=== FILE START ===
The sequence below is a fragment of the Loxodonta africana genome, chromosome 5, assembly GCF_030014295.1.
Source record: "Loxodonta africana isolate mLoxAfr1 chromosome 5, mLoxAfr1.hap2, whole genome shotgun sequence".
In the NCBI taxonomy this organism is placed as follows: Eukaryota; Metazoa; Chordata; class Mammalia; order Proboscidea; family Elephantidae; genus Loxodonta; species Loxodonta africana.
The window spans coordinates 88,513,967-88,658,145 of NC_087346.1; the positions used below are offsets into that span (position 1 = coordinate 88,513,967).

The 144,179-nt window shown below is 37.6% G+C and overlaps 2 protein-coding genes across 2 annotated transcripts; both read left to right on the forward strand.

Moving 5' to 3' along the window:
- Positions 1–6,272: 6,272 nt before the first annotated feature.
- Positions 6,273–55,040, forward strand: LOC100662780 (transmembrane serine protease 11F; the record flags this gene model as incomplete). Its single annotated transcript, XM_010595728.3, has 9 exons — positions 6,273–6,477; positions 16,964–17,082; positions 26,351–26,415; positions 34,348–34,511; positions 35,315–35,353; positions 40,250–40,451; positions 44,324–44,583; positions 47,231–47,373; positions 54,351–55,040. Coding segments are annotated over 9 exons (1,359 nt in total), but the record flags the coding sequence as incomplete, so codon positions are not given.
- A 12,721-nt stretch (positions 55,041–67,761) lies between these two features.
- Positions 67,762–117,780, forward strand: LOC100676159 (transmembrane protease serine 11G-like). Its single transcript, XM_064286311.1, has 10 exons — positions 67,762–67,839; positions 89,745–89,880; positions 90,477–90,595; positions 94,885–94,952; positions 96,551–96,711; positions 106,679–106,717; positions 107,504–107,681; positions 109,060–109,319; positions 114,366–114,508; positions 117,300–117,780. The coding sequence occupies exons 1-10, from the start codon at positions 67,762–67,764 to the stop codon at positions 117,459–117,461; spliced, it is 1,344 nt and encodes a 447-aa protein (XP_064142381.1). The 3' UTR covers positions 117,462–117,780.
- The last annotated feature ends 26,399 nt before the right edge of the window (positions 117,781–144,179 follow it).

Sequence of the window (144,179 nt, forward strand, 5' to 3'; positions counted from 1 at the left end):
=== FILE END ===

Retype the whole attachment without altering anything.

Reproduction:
The sequence below is a fragment of the Loxodonta africana genome, chromosome 5, assembly GCF_030014295.1.
Source record: "Loxodonta africana isolate mLoxAfr1 chromosome 5, mLoxAfr1.hap2, whole genome shotgun sequence".
In the NCBI taxonomy this organism is placed as follows: Eukaryota; Metazoa; Chordata; class Mammalia; order Proboscidea; family Elephantidae; genus Loxodonta; species Loxodonta africana.
The window spans coordinates 88,513,967-88,658,145 of NC_087346.1; the positions used below are offsets into that span (position 1 = coordinate 88,513,967).

The 144,179-nt window shown below is 37.6% G+C and overlaps 2 protein-coding genes across 2 annotated transcripts; both read left to right on the forward strand.

Moving 5' to 3' along the window:
- Positions 1–6,272: 6,272 nt before the first annotated feature.
- Positions 6,273–55,040, forward strand: LOC100662780 (transmembrane serine protease 11F; the record flags this gene model as incomplete). Its single annotated transcript, XM_010595728.3, has 9 exons — positions 6,273–6,477; positions 16,964–17,082; positions 26,351–26,415; positions 34,348–34,511; positions 35,315–35,353; positions 40,250–40,451; positions 44,324–44,583; positions 47,231–47,373; positions 54,351–55,040. Coding segments are annotated over 9 exons (1,359 nt in total), but the record flags the coding sequence as incomplete, so codon positions are not given.
- A 12,721-nt stretch (positions 55,041–67,761) lies between these two features.
- Positions 67,762–117,780, forward strand: LOC100676159 (transmembrane protease serine 11G-like). Its single transcript, XM_064286311.1, has 10 exons — positions 67,762–67,839; positions 89,745–89,880; positions 90,477–90,595; positions 94,885–94,952; positions 96,551–96,711; positions 106,679–106,717; positions 107,504–107,681; positions 109,060–109,319; positions 114,366–114,508; positions 117,300–117,780. The coding sequence occupies exons 1-10, from the start codon at positions 67,762–67,764 to the stop codon at positions 117,459–117,461; spliced, it is 1,344 nt and encodes a 447-aa protein (XP_064142381.1). The 3' UTR covers positions 117,462–117,780.
- The last annotated feature ends 26,399 nt before the right edge of the window (positions 117,781–144,179 follow it).

Sequence of the window (144,179 nt, forward strand, 5' to 3'; positions counted from 1 at the left end):